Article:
Oando Plc, a major player in the downstream and upstream sectors of Nigeria’s hydrocarbon resources industry, is set to raise fresh funds over the next two years and repay debt associated with its acquisition of Conoco Phillips’ Nigerian assets.
The company a few years ago transformed from a fuel retailer to oil producer and now competes with oil multinationals such as Shell, Eni and ExxonMobil, but its growth has been built largely on debt.
Reuters quoted the company’s Managing Director, Wale Tinubu, as giving the hint about the company’s planned recapitalization move.
To leverage its corporate stake in the oil and gas sector, Oando Plc bought Conoco Phillips’ Nigerian assets for $1.5-billion in 2013, but since then high financing costs coupled with lower oil prices have adversely impacted its profit, leaving it unable to repay its debt.
The company posted losses in the past few years, including a record $1.10 billion loss in 2014.
But then, the management is doing its best to offset the company’s current debt liabilities.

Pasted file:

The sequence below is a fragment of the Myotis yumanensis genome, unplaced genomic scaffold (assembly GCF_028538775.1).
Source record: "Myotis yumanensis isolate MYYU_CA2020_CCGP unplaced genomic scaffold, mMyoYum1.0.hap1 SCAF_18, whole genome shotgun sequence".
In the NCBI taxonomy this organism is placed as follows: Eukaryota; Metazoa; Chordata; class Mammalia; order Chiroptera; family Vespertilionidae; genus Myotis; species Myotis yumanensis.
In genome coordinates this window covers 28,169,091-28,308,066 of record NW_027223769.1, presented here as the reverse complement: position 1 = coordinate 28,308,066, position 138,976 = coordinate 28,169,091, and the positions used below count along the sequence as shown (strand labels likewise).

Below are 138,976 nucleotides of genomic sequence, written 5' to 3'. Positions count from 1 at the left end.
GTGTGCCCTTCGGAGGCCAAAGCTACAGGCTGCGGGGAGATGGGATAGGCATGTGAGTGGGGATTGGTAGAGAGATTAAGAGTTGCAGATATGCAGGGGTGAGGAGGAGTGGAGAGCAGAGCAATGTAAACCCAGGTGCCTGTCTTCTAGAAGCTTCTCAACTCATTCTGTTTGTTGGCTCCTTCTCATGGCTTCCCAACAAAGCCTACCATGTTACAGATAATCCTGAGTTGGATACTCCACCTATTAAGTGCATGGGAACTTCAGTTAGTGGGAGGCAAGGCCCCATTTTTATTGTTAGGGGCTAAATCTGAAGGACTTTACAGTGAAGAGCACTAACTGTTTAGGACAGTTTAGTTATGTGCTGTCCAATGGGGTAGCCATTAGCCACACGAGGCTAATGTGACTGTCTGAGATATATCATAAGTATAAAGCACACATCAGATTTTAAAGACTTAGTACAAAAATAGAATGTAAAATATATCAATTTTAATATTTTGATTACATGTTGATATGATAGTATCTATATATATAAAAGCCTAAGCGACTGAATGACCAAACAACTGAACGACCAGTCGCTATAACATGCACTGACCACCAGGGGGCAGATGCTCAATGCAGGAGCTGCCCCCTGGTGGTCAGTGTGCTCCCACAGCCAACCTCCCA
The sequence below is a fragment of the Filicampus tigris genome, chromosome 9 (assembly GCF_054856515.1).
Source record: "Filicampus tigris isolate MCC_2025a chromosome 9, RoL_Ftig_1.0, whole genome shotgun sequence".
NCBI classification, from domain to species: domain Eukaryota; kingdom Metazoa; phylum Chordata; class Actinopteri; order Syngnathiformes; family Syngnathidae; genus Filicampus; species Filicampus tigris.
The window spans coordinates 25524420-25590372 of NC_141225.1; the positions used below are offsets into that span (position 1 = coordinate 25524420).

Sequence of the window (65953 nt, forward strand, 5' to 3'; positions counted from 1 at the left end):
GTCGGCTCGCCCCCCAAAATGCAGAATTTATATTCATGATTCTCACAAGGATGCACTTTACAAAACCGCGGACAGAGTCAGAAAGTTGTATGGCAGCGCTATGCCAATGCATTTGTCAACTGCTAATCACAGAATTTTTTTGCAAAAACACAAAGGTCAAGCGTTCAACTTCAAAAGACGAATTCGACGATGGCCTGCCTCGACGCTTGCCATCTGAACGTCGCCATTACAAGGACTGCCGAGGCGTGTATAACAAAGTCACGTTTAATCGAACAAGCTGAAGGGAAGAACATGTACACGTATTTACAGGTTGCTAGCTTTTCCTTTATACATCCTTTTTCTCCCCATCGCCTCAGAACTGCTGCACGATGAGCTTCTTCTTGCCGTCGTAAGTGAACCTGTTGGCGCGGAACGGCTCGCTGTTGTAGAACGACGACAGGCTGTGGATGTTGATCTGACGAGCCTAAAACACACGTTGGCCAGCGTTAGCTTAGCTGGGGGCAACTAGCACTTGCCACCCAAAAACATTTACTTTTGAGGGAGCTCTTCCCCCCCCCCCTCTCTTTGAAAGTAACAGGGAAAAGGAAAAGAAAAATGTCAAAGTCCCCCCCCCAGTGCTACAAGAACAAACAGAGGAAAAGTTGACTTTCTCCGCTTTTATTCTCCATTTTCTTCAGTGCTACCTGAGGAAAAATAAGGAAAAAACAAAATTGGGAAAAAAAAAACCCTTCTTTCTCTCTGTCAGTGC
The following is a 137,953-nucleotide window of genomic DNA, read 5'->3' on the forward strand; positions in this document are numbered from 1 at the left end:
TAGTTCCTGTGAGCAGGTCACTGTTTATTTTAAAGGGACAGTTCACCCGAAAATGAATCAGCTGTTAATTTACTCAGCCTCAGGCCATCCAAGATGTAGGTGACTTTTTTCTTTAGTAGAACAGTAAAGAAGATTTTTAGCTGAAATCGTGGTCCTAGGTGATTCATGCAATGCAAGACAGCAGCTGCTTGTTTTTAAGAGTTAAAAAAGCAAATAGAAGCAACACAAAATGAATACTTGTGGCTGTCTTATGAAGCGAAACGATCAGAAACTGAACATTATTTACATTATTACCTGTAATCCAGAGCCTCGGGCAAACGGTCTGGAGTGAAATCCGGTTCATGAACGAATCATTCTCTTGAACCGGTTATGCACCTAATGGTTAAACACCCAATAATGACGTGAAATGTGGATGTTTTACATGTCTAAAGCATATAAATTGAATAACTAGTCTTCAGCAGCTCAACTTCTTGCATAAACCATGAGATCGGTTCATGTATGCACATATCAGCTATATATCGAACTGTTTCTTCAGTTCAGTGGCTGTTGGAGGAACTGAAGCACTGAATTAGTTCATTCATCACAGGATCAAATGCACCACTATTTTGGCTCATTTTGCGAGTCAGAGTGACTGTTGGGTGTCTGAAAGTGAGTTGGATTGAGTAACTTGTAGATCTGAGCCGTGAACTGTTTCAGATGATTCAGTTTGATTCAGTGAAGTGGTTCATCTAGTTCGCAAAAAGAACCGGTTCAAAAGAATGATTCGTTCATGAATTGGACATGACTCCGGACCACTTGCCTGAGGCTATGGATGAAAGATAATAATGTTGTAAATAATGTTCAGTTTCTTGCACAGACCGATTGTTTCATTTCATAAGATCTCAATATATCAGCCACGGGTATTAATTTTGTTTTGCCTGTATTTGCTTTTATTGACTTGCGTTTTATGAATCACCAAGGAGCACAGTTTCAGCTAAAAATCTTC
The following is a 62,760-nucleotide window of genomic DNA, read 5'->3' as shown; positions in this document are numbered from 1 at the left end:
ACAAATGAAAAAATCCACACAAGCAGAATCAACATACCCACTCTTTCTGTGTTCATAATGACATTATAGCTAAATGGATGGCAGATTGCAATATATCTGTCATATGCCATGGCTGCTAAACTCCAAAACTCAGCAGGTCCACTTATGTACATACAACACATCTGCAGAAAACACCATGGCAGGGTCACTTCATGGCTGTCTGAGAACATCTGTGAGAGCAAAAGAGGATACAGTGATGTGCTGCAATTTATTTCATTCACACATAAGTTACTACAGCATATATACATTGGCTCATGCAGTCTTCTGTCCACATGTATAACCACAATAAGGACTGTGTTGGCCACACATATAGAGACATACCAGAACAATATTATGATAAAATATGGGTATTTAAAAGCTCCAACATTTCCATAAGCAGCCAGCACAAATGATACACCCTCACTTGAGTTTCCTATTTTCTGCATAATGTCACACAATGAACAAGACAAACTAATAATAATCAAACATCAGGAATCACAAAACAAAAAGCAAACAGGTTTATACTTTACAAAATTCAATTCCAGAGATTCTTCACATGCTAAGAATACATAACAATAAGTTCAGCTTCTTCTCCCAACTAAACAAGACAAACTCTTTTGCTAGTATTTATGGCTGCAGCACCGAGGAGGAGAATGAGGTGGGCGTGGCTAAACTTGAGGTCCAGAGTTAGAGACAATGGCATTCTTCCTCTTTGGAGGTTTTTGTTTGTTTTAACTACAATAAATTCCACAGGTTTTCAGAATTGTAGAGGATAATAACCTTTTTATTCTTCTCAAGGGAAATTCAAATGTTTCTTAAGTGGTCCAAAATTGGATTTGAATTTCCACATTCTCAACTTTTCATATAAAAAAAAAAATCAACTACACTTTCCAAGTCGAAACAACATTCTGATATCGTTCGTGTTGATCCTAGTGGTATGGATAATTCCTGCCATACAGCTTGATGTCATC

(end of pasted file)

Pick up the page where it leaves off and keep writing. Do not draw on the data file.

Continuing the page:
For instance, Tinubu confirmed that the company had paid over 77 percent of the acquisition debt and plans to pay-off the rest in 12 months, which would allow it to resume dividend payments.
According to him, Oando’s growth plan is to continue to pursue acquisitions as multinational oil companies sell assets, adding that the management would take on new deals after paying down debt.
Tinubu stated in an email to Reuters that:“Our expectation is that over a four-year horizon we will no longer have long term debt.”
Only last Tuesday, Exxon Mobil said that it was considering the sale of its Nigerian oil and gas fields for up to $3-billion to focus on new developments in US shale and Guyana, industry and banking sources said.
Before now and specifically in 2016, the Central Bank of Nigeria (CBN) gave lenders a deadline to reach a deal to resolve Oando’s debt issue, leading to a N94.6 billion loan restructuring, including asset sales.
Last week Oando’s losses narrowed to N18.3 billion (about $59.8-million) for fiscal 2018 while its auditor Ernst & Young questioned its “going concern” status, saying that its current liabilities were in excess of its current assets.
Oando stated in a note to its 2018 accounts that it would reclassify some current liabilities as long-term liabilities to remedy its working capital by June and swap N27.5 billion of debt into equity.
The company also stated in the accounts that it planned to sell up to $200 million via a rights issue by October and cut its stake in its upstream unit to raise $275 million in 2020.
Tinubu said he was confident that with the capital raising initiatives and that over the next 24 months Oando would raise funds as plans were far advanced.